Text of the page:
Amtrak Seeks More Funding

By Beacon Staff

President Bush’s recent budget proposal offering Amtrak $800 million through fiscal year 2009, down from nearly $1.3 billion this year, concerns both Amtrak officials and Montana lawmakers alike, though Amtrak spokesman Marc Magliari points out that the proposal is far from the final step in the funding process.

Top Montana lawmakers have criticized the proposal. Democratic senators Max Baucus and Jon Tester have long been supporters of public train transportation, saying it’s particularly vital in the wide-open rural spaces of Montana. They co-sponsored a bill last October calling for higher funding for Amtrak.

Magliari said Amtrak hasn’t made its budget request to Congress yet and therefore doesn’t know how much money the company will actually get from the federal government to operate through 2009. In the past, Congress has managed to appropriate more money for Amtrak than the president proposed. Amtrak’s request is due by the end of this month.

“(The proposal) is not sufficient to operate the current system as it’s configured,” Magliari said. “But it’s also at a very early stage in the process.”

The Montana portion of the Empire Builder line, which runs from Chicago to Seattle, is Amtrak’s most popular overnight train, Magliari said. Last year 153,000 people passed through Montana on Amtrak, with 67,000 stopping in or departing from Whitefish, making it by far the most popular station in the state. The next busiest were Havre and Shelby, with around 17,000 people boarding or departing at those stations.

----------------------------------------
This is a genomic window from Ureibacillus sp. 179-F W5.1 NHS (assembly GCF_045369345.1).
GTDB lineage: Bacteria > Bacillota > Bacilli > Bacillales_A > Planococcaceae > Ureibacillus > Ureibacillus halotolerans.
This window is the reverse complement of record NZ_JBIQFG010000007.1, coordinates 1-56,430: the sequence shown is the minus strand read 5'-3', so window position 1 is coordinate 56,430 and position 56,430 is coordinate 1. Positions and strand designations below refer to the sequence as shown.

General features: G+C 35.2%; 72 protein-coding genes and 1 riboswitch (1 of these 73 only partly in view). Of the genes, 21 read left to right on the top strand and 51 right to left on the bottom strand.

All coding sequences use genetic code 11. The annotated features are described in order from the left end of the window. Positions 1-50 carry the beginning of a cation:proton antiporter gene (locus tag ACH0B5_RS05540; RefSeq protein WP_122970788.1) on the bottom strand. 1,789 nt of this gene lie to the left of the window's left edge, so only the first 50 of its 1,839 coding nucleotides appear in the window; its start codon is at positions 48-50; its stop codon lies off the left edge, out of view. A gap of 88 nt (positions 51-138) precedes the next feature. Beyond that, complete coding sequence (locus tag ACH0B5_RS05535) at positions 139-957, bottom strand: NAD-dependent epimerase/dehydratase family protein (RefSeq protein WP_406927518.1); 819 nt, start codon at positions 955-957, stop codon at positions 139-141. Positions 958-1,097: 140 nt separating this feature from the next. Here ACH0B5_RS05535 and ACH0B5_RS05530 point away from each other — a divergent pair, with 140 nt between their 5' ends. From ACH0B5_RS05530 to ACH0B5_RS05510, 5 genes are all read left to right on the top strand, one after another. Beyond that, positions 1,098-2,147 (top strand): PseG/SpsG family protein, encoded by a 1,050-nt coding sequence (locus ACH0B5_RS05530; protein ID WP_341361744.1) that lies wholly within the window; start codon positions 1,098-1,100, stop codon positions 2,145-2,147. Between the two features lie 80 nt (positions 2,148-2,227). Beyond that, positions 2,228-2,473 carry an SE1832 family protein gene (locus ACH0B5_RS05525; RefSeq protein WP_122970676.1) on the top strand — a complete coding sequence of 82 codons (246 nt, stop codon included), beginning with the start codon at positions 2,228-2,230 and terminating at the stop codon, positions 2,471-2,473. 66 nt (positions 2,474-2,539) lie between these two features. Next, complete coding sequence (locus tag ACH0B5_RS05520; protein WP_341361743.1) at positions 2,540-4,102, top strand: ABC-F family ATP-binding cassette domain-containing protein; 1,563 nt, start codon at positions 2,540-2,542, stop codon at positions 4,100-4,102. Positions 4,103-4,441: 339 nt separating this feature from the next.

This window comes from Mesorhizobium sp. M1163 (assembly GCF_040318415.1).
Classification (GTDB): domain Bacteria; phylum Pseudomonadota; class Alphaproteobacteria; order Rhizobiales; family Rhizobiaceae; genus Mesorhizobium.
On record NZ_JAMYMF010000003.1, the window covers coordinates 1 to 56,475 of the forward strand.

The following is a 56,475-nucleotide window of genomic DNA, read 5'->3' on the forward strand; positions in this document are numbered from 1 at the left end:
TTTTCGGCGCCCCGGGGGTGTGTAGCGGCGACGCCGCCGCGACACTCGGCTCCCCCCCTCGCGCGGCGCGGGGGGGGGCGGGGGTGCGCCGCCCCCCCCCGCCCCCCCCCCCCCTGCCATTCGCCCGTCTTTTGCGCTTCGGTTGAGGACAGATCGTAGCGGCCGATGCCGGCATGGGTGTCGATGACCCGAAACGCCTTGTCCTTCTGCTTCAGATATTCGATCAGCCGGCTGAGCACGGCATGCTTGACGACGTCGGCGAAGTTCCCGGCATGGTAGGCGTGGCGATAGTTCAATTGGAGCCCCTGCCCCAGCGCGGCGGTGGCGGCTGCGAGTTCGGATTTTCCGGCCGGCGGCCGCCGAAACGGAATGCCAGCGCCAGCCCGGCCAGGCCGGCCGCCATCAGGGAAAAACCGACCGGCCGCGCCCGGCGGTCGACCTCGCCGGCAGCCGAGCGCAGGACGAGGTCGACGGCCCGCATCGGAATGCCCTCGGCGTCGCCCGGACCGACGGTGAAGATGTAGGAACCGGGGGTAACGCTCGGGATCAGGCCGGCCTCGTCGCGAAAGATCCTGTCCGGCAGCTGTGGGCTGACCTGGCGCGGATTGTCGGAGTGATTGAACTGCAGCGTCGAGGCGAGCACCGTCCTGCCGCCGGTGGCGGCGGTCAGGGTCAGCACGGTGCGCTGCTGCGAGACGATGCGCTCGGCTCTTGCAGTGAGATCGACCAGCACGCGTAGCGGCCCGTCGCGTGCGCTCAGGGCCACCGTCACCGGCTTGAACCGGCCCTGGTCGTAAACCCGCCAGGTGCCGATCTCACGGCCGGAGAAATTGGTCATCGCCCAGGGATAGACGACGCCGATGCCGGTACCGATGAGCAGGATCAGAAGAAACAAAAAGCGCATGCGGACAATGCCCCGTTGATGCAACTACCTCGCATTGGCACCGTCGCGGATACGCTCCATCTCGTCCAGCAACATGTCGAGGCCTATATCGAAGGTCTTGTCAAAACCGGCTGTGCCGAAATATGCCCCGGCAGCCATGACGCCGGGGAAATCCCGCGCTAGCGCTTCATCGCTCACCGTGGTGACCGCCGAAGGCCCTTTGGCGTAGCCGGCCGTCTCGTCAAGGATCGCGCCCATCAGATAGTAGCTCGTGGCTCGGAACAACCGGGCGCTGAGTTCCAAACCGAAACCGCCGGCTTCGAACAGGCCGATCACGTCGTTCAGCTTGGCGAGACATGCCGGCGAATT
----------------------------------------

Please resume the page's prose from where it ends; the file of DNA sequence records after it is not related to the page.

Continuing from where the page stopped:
Sheila Bowen, president of the Whitefish Chamber of Commerce, said she has seen the popularity of Amtrak grow significantly over the past several years. In the past two years alone, the number of passengers riding the Empire Builder has increased by 6 percent. Amtrak’s significance, Bowen said, is two-fold: It’s an economic force and it contributes to the cozy mountain town ambience of Whitefish. People can get off the train and check out the town, giving money to local businesses.

“Economically, it brings a tremendous amount of vitality to our community,” Bowen said. “To lose Amtrak would definitely be felt.”

Magliari said last year Amtrak requested $1.7 billion and received about $1.2 billion, which has been the average over recent years. Magliari said he doesn’t know how much Amtrak will request this year or whether a smaller amount would directly affect Montana, as the state’s lawmakers fear.

“I can’t speculate on what would happen if a lower appropriation amount would be passed by Congress,” Magliari said.